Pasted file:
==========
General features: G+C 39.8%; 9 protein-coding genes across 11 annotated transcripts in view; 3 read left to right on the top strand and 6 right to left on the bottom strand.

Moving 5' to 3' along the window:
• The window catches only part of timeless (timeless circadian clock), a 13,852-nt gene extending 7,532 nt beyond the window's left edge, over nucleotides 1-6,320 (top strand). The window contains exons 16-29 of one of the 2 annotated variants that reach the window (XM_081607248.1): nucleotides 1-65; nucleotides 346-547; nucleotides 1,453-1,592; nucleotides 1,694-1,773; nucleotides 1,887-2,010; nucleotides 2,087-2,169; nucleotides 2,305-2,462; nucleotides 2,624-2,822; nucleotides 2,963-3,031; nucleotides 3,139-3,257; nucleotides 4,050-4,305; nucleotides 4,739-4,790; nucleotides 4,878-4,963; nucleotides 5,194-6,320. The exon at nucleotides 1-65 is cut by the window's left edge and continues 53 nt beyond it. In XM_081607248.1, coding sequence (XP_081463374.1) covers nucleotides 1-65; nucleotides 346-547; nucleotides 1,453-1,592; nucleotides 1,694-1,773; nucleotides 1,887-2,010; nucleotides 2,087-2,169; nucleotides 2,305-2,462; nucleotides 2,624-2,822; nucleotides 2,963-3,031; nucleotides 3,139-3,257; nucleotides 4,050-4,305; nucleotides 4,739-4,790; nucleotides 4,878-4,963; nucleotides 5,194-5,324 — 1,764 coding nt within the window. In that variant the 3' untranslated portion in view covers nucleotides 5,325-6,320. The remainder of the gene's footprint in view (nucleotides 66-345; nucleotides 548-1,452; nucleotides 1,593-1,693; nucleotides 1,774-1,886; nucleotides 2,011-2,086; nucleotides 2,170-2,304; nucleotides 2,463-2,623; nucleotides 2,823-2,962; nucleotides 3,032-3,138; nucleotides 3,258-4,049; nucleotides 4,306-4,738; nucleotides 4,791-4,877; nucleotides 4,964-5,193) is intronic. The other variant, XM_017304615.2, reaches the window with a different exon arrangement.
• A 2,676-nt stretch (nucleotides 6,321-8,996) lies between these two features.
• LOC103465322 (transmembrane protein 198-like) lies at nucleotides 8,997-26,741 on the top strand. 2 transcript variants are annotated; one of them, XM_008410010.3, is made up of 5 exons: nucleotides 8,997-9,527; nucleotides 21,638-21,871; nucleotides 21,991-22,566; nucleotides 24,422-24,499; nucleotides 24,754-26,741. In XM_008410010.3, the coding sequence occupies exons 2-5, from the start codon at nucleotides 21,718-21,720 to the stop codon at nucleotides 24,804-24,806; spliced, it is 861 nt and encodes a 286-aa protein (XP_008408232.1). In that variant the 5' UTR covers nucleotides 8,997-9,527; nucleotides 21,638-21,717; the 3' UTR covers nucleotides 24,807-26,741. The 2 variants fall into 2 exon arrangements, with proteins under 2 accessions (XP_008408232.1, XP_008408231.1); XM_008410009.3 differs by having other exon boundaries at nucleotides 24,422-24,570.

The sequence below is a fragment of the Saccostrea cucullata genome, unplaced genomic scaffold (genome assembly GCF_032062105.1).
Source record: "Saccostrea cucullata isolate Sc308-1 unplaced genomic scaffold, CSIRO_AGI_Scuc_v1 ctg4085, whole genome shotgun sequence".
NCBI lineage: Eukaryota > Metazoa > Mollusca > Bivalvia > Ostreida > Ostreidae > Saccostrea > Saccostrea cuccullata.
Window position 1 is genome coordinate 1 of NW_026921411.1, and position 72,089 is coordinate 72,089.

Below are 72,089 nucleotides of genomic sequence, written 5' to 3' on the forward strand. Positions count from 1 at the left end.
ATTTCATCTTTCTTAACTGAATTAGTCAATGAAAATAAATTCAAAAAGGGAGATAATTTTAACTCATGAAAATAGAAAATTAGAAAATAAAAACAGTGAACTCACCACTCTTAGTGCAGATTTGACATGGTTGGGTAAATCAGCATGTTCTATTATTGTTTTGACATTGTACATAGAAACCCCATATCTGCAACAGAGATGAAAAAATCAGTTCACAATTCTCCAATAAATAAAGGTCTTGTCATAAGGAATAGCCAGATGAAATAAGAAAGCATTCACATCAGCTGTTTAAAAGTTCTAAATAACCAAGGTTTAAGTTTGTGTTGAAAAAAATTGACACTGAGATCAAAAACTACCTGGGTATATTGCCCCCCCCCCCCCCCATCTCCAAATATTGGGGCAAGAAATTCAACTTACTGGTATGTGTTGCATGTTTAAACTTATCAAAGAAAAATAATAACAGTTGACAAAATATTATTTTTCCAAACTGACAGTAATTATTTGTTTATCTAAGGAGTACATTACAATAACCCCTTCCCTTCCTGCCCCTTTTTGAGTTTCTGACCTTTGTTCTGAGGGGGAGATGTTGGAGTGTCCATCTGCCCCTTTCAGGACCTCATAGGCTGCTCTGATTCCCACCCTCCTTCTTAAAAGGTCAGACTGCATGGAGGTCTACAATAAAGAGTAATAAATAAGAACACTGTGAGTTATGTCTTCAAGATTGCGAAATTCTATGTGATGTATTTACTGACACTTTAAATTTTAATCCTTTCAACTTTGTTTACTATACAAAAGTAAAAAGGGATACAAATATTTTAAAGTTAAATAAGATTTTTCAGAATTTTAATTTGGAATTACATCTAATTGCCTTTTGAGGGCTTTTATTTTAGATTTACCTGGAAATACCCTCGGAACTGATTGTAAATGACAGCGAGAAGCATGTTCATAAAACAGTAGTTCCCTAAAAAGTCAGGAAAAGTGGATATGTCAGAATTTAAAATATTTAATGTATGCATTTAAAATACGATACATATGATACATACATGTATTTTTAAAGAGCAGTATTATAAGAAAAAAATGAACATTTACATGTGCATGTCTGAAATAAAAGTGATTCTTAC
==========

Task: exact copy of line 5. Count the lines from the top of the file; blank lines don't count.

• LOC103465322 (transmembrane protein 198-like) lies at nucleotides 8,997-26,741 on the top strand. 2 transcript variants are annotated; one of them, XM_008410010.3, is made up of 5 exons: nucleotides 8,997-9,527; nucleotides 21,638-21,871; nucleotides 21,991-22,566; nucleotides 24,422-24,499; nucleotides 24,754-26,741. In XM_008410010.3, the coding sequence occupies exons 2-5, from the start codon at nucleotides 21,718-21,720 to the stop codon at nucleotides 24,804-24,806; spliced, it is 861 nt and encodes a 286-aa protein (XP_008408232.1). In that variant the 5' UTR covers nucleotides 8,997-9,527; nucleotides 21,638-21,717; the 3' UTR covers nucleotides 24,807-26,741. The 2 variants fall into 2 exon arrangements, with proteins under 2 accessions (XP_008408232.1, XP_008408231.1); XM_008410009.3 differs by having other exon boundaries at nucleotides 24,422-24,570.